Businesses have broad ranges of key publics or constituencies comprising customers or clients, vendors, employees, governments and regulatory agencies and, in the case of public companies, shareholders and the financial community in general.
While all of an enterprise’s constituencies publics are important, arguably the customer is prime among them: if not well-served in terms of product, service or support, the customer has options, not the least of which is the plethora of competition that drives the business environment.
The business environment today is challenging to say the least. The housing market has all but cratered, taking with it the construction industry; retail sales, if one delves within the numbers, are softening as the consumer tightens his proverbial belt, struggling to make mortgage payments, often subprime, especially here in Nevada; and the stock market for the past couple of years remains an enigma, poised for deterioration. These, in conjunction with a number of other economic indicators mitigate toward businesses maintaining if not enhancing their respect and service for their customers or clients.After all, customers, clients and shareholders have alternatives and options – it is the shareholder, especially one who has a position in any number of companies in Las Vegas, who will service as metaphor for this essay.
Increasingly, in Las Vegas, we have been seeing public companies who appear quite simply not to care about their owners: the shareholders. These are primarily companies that believe they fly under the radar of regulatory agencies, as they are mostly traded on the Bulletin Board or Pink Sheets, though some on Nasdaq itself. Nonetheless they remain “reporting companies.” Most sell for less than a buck, often less than a dime, but some in excess of more than $3.00. All have market capitalizations of under $200 million and one under $2 million. And, these stocks actually trade, albeit in narrow ranges, but so-investors trade all of the stocks daily.
However, none of them seem to care about their primary constituency: the shareholder. These small companies seem content to issue what they consider promotional news releases at the drop of a proverbial hat, apparently because they believe they can drive up the price of their stock. When we mentioned “trading in a narrow range,” we were euphemistic: these stocks trade mostly by appointment.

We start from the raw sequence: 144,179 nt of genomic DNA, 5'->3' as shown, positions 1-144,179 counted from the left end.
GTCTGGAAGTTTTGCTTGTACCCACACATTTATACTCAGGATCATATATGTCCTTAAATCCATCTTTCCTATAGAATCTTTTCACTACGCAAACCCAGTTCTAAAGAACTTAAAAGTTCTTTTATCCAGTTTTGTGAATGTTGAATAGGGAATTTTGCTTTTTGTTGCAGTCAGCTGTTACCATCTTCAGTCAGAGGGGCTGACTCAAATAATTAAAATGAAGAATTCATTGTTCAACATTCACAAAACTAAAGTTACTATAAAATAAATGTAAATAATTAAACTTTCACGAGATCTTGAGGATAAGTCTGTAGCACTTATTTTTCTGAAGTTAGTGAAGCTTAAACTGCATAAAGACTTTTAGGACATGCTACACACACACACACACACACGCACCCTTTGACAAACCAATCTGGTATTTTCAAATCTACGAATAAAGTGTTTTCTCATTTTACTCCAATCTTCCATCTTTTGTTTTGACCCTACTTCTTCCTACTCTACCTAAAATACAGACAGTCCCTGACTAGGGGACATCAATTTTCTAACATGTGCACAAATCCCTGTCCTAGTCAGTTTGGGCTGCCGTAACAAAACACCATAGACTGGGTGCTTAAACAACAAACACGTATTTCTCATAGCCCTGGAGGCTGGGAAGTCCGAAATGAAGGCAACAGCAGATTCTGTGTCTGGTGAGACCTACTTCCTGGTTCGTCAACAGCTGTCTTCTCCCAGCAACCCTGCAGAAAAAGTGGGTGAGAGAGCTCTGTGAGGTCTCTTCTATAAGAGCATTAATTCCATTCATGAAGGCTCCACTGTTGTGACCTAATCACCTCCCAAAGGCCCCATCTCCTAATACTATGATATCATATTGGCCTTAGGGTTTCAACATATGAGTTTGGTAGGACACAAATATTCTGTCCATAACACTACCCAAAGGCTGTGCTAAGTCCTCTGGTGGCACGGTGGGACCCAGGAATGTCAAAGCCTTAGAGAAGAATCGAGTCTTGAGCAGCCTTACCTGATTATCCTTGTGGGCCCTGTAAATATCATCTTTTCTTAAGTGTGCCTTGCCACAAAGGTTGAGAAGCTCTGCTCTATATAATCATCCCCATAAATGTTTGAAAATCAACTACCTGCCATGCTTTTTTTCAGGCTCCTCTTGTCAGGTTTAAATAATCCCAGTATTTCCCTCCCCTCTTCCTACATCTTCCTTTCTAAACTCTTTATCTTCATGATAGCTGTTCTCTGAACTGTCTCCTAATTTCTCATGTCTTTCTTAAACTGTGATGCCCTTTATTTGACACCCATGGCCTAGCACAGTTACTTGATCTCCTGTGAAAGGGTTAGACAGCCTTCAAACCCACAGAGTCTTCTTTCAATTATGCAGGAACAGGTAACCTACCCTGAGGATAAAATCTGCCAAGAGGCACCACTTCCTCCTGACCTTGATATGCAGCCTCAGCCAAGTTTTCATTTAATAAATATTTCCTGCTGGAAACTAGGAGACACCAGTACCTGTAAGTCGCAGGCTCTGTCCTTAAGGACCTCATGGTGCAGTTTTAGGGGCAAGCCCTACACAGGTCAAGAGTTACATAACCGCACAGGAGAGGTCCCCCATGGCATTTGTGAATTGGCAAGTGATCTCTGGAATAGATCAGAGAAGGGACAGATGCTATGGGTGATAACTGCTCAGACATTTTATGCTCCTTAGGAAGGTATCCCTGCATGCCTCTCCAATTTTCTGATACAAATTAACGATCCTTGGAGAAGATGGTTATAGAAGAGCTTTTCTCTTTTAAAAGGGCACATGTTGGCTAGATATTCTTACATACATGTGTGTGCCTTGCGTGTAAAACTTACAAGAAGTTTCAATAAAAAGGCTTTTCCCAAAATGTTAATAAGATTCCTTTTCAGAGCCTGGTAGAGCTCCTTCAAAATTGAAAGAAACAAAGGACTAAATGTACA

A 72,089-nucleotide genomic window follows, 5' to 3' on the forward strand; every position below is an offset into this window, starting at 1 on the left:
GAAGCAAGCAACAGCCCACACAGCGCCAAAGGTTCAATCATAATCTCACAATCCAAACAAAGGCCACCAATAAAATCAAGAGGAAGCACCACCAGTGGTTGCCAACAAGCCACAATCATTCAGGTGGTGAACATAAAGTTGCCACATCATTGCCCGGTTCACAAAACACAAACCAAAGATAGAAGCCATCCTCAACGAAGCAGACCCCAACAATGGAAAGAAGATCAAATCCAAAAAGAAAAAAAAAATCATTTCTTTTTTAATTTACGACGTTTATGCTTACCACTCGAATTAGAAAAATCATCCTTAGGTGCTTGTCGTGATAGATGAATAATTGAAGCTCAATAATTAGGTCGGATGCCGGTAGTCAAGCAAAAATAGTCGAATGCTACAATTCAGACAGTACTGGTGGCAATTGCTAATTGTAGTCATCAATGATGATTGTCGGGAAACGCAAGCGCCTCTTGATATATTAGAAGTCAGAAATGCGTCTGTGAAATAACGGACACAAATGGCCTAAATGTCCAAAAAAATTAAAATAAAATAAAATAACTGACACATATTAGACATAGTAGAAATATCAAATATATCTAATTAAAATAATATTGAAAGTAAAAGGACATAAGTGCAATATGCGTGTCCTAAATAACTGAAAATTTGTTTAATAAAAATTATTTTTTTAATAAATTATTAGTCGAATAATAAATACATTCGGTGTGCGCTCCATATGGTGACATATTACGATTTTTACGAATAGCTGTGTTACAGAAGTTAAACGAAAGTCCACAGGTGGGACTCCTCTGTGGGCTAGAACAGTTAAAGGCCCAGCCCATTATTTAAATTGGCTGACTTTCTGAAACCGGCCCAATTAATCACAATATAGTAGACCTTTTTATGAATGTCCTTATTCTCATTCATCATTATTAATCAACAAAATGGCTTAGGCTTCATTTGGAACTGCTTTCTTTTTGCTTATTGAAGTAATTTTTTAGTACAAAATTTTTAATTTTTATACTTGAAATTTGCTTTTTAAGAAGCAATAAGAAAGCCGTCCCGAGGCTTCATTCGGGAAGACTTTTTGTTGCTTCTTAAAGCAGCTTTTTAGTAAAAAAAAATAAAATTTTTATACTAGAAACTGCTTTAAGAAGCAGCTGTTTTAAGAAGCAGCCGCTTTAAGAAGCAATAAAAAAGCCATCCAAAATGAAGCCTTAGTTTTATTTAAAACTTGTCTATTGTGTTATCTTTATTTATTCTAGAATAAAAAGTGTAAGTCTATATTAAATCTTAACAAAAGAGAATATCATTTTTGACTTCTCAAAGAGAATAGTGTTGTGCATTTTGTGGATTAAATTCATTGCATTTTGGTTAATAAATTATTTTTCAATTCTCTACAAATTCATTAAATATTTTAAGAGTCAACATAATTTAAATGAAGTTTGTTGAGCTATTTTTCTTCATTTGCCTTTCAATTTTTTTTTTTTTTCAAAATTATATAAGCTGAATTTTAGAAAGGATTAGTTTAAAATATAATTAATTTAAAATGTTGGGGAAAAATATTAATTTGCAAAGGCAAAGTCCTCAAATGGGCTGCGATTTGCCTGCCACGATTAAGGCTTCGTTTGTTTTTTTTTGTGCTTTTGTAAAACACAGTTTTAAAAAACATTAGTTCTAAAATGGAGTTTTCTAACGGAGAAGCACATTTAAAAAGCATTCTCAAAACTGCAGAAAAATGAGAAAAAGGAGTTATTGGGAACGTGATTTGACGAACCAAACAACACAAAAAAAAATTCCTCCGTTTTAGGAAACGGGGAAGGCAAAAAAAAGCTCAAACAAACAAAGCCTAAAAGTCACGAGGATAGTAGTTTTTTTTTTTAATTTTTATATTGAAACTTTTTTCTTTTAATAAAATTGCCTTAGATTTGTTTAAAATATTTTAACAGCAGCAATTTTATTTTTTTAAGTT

But when it comes to material disclosures, disclosures that provide investors with information and data required to make informed decisions on their investment postures, these companies fall woefully short. In fact, with the exception of one (which disseminates news in what appears to be a bare bones afterthought, providing the reader with no background or information expanding on its current financial position), not one as far as we can see has ever disseminated a news release on quarterly results. Oh sure, a 10Q is filed, but how often do retail investors even see an SEC filing, let alone read it.
Retail shareholders can be a vocal demographic. One just has to look back a few years to the surfeit of class action shareholder suits that were filed. These companies, and many like them today, seem to forget those years; apparently preferring to think that SEC filings are all they require. They forget who their real owners are: their shareholders.
But what about the professional financial community? If it has any interest in these companies at all, it’s a taste at best. That demographic knows quite well that there are thousands of companies competing for capital that don’t require odds twists and turns of financings and intrusions by bottom fishing quasi-investment bankers.
Oddly enough, some of the companies actually have Investor Relations programs comprising almost curiously high fees with similar expenses paid to stock promotion publications and internet outlets. Yet they remain in their narrow, low trading ranges. One would think they’d learn and in that old Wall Street term, “stick to their knitting,” focusing on operations and driving profitability rather than watching the price of their stock. On the other hand, that modus operandi is no doubt a plus for big pharma’s psychotropic product sales, as it can be quite unnerving.
And of course, there’s the Securities and Exchange Commission under whose radar no company ultimately flies.
Without a continuing dialog and concern for shareholders, customers and clients, enterprises, public or private can face only a dismal future at best, failure at worst, especially in today’s economy.
Stern And Company
info @ sdsternpr.com